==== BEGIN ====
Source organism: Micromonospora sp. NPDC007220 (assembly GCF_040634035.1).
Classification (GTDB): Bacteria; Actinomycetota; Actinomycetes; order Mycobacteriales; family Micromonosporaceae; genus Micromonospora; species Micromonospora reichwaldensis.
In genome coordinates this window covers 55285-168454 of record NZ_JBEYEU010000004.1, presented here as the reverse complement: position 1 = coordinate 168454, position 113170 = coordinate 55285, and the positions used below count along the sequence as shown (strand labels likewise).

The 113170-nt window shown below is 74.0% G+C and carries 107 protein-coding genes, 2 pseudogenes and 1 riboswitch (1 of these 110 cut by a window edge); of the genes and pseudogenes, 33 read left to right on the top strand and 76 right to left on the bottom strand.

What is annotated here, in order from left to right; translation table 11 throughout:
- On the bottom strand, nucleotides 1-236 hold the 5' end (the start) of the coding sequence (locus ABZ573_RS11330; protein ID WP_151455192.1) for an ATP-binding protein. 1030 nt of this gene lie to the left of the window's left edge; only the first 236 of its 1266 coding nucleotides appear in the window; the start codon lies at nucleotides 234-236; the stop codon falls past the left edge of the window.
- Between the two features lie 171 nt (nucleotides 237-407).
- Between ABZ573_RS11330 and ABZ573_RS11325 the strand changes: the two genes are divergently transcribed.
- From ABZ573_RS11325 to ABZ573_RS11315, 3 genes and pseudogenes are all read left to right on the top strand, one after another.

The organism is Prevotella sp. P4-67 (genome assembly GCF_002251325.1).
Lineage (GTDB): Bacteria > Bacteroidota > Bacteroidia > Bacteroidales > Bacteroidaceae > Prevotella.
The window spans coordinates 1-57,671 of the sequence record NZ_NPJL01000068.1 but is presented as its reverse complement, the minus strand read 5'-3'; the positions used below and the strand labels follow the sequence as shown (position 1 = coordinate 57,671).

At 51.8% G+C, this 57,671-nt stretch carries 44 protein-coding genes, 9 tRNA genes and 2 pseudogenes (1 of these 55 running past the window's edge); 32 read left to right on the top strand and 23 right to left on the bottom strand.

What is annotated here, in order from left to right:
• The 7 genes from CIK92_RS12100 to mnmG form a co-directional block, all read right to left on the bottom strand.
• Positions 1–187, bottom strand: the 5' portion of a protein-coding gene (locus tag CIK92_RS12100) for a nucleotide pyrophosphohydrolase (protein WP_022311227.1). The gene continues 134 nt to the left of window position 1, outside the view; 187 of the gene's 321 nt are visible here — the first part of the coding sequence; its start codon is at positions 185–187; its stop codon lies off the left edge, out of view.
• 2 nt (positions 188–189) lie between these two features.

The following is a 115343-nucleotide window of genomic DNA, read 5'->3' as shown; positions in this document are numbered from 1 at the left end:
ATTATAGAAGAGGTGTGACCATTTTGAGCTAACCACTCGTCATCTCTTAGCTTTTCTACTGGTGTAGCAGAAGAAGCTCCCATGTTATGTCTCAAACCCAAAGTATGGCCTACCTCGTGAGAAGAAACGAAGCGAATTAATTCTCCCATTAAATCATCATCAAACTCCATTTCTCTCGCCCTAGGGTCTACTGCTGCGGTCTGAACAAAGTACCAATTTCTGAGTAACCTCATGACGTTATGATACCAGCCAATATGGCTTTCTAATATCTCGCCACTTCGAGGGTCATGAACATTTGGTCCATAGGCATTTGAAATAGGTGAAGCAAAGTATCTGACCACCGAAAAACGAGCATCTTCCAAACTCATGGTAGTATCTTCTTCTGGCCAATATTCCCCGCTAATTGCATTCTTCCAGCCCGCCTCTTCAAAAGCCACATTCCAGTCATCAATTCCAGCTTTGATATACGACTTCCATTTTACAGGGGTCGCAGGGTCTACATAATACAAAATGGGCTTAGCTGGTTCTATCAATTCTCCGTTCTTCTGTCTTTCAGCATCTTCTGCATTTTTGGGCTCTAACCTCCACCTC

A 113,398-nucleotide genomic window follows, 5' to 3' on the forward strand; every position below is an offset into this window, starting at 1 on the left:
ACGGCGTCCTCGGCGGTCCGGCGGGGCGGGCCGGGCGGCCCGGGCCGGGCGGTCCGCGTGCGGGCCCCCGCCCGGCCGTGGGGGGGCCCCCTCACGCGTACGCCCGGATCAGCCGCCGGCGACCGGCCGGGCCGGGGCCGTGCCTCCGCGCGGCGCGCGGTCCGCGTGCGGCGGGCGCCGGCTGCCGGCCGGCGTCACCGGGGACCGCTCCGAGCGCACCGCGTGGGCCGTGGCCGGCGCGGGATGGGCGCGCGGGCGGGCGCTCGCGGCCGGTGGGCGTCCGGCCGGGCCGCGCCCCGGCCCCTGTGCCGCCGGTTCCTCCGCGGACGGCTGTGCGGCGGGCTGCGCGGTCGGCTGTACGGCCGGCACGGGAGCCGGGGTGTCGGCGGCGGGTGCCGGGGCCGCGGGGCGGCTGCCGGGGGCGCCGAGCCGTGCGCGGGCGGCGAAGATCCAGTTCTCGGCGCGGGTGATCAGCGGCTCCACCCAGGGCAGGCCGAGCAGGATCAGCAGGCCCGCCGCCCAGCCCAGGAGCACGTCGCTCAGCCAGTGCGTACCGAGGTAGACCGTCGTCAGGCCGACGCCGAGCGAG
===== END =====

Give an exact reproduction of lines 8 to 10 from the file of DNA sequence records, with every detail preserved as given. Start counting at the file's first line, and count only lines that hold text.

- Between ABZ573_RS11330 and ABZ573_RS11325 the strand changes: the two genes are divergently transcribed.
- From ABZ573_RS11325 to ABZ573_RS11315, 3 genes and pseudogenes are all read left to right on the top strand, one after another.

The organism is Prevotella sp. P4-67 (genome assembly GCF_002251325.1).